Pastoral Council Meeting 22 October 2015

Present:  Norma Brown, Stephanie Brown, David Crookes, Margaret Davis, Andy Doyle, Margaret Doyle, fr. Benjamin Earl, Bernard Faulkner, Dominic Goodall, Margaret Harvey (taking minutes), David Hughes (Chair), Sarah Milner, John Marsland, Judy McClean, Susan Penswick, Frances Simmons, John Urquhart.

The meeting opened with a prayer.

Apologies for absence were received from Cliona Kear.

Minutes of the last meeting were accepted.

There were no matters arising.

There were as yet no nominations for the post of Deputy Chair.

The Financial Report was presented by John Marsland, who said that there was £38, 869 in our current account and £43, 603 in the deposit account. This healthy situation, however, was to be considered against the need to send £4, 500 collected for Belpahar to another charity (see below number 7e) and £1500 earmarked for chalices (see below, number 7f). Furthermore the balustrade would
require about £10,000, and work was needed for the entrance, the presbytery, and decoration, which would take about another £10,000.

We also need LED lighting for the church, which will cost about £20,000, but we are approaching the Diocese for this.

At a recent meeting the Finance Committee decided to institute a rotation system, so that members would retire in turn.

There was discussion of the Special Collections for various diocesan causes, for some of which we currently pay out of parish funds, whereas for others a special collection is held. It was agreed that we need to know more about the details of the collections and Andy Doyle agreed to do research on the question and report back, so that priorities may be agreed.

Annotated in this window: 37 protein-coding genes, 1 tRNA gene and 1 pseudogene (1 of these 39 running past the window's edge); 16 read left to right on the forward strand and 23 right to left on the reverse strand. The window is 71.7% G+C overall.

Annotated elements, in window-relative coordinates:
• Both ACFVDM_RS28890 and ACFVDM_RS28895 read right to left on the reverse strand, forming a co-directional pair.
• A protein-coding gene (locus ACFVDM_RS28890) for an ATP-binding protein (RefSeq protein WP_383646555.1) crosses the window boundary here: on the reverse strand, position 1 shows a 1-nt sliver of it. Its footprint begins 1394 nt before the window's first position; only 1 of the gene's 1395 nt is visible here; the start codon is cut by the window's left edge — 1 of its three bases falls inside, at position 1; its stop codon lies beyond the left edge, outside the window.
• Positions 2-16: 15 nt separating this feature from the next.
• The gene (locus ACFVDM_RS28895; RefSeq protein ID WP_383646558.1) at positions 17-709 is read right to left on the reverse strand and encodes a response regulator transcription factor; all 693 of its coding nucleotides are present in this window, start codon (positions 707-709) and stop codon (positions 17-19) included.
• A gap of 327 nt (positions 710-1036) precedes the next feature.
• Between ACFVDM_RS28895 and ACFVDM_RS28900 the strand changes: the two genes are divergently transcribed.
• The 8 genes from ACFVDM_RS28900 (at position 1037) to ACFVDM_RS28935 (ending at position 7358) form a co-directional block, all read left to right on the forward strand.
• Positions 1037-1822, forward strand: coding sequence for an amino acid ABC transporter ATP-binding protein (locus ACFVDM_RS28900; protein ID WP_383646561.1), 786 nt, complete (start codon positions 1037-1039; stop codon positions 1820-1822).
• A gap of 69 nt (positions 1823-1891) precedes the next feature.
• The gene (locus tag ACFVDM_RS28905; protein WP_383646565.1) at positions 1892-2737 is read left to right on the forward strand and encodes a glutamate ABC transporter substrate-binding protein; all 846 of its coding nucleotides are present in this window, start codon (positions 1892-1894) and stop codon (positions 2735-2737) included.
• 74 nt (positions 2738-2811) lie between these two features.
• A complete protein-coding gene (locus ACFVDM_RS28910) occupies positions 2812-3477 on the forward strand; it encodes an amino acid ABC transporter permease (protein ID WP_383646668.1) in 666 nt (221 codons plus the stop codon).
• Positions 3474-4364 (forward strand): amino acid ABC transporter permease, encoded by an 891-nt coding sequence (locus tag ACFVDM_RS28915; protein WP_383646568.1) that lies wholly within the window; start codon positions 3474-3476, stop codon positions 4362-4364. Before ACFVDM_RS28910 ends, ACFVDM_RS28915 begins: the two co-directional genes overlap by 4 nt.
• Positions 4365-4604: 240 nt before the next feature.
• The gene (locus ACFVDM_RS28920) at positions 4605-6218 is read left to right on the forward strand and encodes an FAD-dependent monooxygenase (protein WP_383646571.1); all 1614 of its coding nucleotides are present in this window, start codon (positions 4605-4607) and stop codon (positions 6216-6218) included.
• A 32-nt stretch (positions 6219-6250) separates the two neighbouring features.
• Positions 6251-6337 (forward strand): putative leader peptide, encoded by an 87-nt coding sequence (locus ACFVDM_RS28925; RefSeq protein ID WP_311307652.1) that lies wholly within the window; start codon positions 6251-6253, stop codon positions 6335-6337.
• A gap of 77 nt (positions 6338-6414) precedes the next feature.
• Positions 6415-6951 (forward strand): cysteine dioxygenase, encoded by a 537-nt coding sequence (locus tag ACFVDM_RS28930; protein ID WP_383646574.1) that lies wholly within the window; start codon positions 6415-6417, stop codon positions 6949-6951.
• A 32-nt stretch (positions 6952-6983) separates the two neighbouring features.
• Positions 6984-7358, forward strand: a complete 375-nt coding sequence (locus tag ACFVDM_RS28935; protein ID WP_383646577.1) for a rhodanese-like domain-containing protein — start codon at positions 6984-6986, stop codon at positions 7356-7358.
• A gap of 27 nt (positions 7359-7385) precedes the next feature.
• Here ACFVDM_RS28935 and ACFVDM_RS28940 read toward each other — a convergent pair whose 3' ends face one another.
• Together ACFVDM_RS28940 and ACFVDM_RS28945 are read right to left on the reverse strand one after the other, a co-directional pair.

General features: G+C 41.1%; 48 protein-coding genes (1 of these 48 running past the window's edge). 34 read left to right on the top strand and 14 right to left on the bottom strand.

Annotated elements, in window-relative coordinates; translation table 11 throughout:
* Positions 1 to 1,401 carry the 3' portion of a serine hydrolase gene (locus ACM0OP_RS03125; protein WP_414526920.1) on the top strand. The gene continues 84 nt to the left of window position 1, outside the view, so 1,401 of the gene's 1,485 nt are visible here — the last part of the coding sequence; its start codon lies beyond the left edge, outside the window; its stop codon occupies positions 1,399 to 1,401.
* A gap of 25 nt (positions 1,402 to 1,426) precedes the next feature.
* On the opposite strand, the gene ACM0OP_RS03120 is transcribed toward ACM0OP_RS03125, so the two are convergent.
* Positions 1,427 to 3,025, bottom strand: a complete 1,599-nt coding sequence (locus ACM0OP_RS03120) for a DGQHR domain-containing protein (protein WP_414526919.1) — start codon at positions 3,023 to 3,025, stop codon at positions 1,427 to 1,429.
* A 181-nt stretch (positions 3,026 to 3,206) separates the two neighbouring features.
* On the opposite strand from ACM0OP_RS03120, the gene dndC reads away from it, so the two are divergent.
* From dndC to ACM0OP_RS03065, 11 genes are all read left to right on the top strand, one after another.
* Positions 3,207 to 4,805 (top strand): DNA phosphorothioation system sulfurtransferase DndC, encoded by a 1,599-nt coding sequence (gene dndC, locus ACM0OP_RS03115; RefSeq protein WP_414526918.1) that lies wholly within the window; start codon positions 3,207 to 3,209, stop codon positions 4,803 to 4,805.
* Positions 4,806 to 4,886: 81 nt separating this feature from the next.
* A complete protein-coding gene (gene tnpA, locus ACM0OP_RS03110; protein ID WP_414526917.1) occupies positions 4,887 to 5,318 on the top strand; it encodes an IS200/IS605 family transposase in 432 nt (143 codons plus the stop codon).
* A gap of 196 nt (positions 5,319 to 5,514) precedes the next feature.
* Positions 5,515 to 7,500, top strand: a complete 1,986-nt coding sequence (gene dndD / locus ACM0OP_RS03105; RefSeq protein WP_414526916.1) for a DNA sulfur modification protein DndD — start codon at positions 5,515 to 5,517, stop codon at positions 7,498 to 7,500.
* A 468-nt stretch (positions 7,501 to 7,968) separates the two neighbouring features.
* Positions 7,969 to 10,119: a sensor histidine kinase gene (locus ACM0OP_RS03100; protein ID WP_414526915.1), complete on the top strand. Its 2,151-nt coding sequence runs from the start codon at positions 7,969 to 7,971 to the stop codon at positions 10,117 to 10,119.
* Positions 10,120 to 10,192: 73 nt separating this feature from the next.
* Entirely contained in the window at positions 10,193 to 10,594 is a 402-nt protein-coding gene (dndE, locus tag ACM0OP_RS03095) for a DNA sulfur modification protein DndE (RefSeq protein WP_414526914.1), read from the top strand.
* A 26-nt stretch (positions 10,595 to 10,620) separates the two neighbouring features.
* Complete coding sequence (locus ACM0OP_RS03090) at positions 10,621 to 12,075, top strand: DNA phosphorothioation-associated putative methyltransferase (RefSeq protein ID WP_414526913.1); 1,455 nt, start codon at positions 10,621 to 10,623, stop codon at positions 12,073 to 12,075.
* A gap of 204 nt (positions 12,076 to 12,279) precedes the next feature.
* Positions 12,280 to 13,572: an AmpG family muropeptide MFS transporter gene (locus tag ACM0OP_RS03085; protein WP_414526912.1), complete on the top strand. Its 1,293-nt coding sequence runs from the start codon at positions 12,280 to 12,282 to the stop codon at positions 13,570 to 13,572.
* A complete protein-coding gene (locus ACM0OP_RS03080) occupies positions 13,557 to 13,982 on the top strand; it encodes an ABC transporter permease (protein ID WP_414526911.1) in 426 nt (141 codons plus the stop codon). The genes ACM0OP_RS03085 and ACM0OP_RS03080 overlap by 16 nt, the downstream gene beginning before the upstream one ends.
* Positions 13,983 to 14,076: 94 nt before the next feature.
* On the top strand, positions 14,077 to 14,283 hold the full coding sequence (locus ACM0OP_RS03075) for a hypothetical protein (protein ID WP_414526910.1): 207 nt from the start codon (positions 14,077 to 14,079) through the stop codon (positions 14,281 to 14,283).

Following a suggestion made to the Forward in Hope process John Marsland will try to improve communication with the parish about finance beginning with a briefing in November.

Reports from sub-committees and groups.

Building Committee. The report was presented by Gil Bolton. The balustrade was due to be delivered on Tuesday. The Combi boiler providing hot water and heating to the ground floor is still problematic. A contractor has identified the problem, and quoted for the repair but we are still waiting for the work to be carried out.

A formal request will be sent to the diocese to replace the church lighting with a more efficient and accessible system (see minute 6 above). The existing system is out of date, expensive to run and to maintain. Until we have diocesan approval there is little point in taking the matter further.

Susan Penswick reported that some fund-givers for the Building Project check regularly to ensure that we are opening the church as we undertook to do.

On Fundraising